If you're looking for something to get your heart pumping, then The Taking of Pelham 1 2 3 should be right up your alley. The film is based on the novel by John Godey, and is a remake of the 1974 version of the film, which starred Walter Matthau. There was high intensity throughout, which made up for the big, glaring issue I had of logistics. Most people like to say that if it is Hollywood, then logic can (and should) be overlooked - I am not one of those people.

Denzel Washington, as Walter Garber, at the MTA Rail Control Center

We follow an elaborate train heist in New York, of the Pelham 1 2 3 train. Walter Garber (played by Denzel Washington) is in for a long ass day at the MTA Rail Control Center, where he quickly finds out that the train in his section, has been overtaken by a group of criminals. The group is lead by a man that calls himself Ryder (played by John Travolta), who has a well thought out plan to detach the lead car of the train, and take 19 passengers hostage. Walter, and the city, have one hour to come up with ten million dollars ransom, or all the passengers will be executed.

Lieutenant Camonetti (played by John Turturro), is heading up the hostage negotiation unit that is called into the control center. Camonetti is trying to make sense of what is going on, while trying to aide Walter during the hostage situation, as Ryder decided he will only be speaking with Walter over the train communication system. The problems that Walter and Lt. Camonetti face are to keep Ryder calm, keep the passengers alive, and get the Mayor (played by James Gandolfini) involved to produce the ransom. All in a day's work, I suppose.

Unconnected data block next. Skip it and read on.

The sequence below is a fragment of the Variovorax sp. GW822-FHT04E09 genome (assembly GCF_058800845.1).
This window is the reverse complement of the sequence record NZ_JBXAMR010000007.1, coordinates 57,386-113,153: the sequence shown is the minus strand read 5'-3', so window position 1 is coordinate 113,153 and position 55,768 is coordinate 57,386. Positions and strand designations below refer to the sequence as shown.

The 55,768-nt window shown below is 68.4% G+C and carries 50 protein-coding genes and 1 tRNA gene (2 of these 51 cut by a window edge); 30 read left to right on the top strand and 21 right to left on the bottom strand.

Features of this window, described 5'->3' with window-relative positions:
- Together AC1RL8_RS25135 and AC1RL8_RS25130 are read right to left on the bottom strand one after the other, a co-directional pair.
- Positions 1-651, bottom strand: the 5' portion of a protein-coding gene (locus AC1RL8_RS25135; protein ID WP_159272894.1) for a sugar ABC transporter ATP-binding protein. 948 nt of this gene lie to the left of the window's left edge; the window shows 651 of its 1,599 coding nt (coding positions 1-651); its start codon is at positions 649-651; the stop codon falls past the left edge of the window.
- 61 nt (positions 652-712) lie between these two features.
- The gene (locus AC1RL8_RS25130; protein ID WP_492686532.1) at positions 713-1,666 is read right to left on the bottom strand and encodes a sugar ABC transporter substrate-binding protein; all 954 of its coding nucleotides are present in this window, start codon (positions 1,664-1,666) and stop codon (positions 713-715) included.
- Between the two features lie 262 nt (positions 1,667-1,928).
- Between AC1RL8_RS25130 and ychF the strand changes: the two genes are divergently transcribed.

John Travolta, as Criminal Mastermind, Ryder

You will definitely be entertained from beginning to end; the action, and intensity keep you glued to find out what happens next. I'm pretty gay for Denzel, but not a fan of Travolta, yet they have a great dynamic, and both deliver really solid performances. Travolta especially was very convincing at playing a deranged, yet intelligent lunatic. Characters are developed inside the context of the story, which helped keep the intensity up, and kept a nice, even continuity throughout.

Even though he had plenty of screen time, Turturro's role was a bit sub-par in my book, and I'm usually a big fan of his. The film needed the Mayor's participation, but I think the character was in the film too much, and they definitely didn't need a name like Gandolfini to deliver the part. As mentioned earlier, the logistics really bothered me, in particular, surrounding Denzel's character. This is supposed to be just a regular guy at the MTA, and yet he was completely cool and collected while dealing with a hostage situation that took over all the local media, and he even boarded the train, and dealt face-to-face with the criminal group and Travolta. Give me a fucking break.

The film did what it set out to do, and is worth your two hours - just don't expect a masterpiece.